The Tempe Hardware Building, constructed in 1898, is the oldest remaining three-story brick commercial building from the Territorial period in Maricopa County. It was an important focus of the commercial, social, political and religious life of Tempe in the early twentieth century. The cornerstone of the Odd Fellows Building was laid with great ceremony on April 14, 1898. The Odd Fellows, and other fraternal organizations, were a favored method of community fellowship in Tempe, and both men and women often belonged to several groups at once. The ballroom in the new building was used by the Masonic Lodge, Pythian Sisters, American Legion, Rotary Club, Good Templars, and many other social groups. The ballroom and its weekly dances became central to the early social life of the community. The building was also used for political meetings and speeches, and its many rooms had served as Tempe City Council chambers, the Church of Latter Day Saints, and headquarters for the Salt River Valley Water Users Association. The first businesses to occupy the ground floor of the building were short-lived hardware companies, but in 1906, M. E. Curry, George L. Compton, and B. B. Moeur formed the Tempe Hardware Company, which occupied the building for more than 70 years. The business closed in 1976, making it one of the oldest continuously operated businesses in Tempe history. The building was rehabilitated in 1982, and has since been occupied by various offices and commercial retail businesses.

The Tempe Hardware Building is a three-story brick structure, rectangular in plan, with the main facade facing on Mill Avenue. The façade is divided into three bays with a continuous brick cornice across the top. The north and south edges of the façade are articulated with brick pilasters on the upper stories and stone on the ground level. The central bay features a semicircular cut stone arch supported on stone piers. Brick rises from the springline of the arch with paired, arched, double-hung windows on the second and third floors. A long, low segmental arch of rusticated bricks tops the central bay. Original double entry doors no longer remain, but the original transom light frame is intact. The remaining north and south bays are identical and recessed. There is a storefront on each ground level bay; the original wood and glass elements have been replaced with aluminum and brick. Original elements on the second and third floors consist of smooth brick wall planes, rusticated brick band courses at the sill lines, triplicate double-hung windows with rusticated brick flat arches on the second floor and round arched double-hung windows with rusticated brick on the third floor. Internally the ground floor is divided into two 21-foot bays with a six-foot bay to the north occupied by the second floor stairway. The second floor consists of an office area and the two-story I00F Hall or ballroom. The third floor has several offices. Many changes had been made to the Tempe Hardware Building through the years, but the original appearance of the building was restored in 1982.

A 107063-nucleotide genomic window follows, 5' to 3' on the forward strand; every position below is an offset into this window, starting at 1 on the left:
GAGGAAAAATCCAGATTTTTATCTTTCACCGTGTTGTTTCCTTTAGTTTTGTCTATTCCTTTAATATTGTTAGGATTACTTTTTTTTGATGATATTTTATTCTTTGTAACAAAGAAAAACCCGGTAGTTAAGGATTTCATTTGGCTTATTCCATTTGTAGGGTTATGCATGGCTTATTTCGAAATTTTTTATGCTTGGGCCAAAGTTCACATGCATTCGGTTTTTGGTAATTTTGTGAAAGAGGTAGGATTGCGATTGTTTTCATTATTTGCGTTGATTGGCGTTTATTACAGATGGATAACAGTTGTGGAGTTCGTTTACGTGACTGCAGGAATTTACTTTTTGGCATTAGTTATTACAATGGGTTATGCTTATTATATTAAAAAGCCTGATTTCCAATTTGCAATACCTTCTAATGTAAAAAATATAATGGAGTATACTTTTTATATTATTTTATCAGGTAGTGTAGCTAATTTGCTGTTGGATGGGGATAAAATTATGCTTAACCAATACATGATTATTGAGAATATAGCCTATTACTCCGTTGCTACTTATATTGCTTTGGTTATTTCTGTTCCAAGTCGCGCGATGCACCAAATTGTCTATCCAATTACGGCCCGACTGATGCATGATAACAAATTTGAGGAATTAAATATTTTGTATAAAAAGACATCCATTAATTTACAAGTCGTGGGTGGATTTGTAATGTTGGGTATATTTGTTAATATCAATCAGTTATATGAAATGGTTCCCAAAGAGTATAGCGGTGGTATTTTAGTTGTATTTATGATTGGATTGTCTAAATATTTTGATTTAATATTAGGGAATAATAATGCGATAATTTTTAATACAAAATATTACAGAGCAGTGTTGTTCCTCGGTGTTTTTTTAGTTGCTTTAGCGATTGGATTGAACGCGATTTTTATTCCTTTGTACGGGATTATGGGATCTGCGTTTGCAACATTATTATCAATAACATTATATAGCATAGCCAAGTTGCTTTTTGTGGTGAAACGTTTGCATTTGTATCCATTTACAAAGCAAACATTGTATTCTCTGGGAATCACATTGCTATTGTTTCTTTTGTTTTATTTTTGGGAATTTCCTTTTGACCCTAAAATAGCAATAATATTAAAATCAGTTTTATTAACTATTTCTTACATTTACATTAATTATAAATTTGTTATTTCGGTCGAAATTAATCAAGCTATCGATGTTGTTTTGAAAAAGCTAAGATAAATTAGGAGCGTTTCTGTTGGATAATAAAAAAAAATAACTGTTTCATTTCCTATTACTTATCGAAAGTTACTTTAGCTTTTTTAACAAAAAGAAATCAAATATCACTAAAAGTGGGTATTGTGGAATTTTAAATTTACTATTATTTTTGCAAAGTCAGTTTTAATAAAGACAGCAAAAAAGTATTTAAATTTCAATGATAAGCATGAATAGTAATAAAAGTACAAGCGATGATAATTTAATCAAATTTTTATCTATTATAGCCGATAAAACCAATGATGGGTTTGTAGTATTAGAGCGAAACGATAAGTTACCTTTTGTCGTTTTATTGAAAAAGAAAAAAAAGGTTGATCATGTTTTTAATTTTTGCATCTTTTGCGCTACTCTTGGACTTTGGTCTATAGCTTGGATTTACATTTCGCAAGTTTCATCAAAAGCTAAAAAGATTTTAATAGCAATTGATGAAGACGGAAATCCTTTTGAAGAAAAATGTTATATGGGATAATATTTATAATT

The property was listed on the National Register of Historic Places in 1980.

Staff Report to the Historic Preservation Commission May 3, 2001 by Eric M. Hansen

Tempe 1997 Multiple Resource Area Update

National Register Nomination Update : : Draft prepared by Rebecca Andersen 03/08/2011

Tempe Historic Property Survey HPS-244 Tempe Hardware Building 

Tempe Redevelopment Guide: Three Decades of Development  

Staff Report to Historic Preservation Commission :: 05/03/2001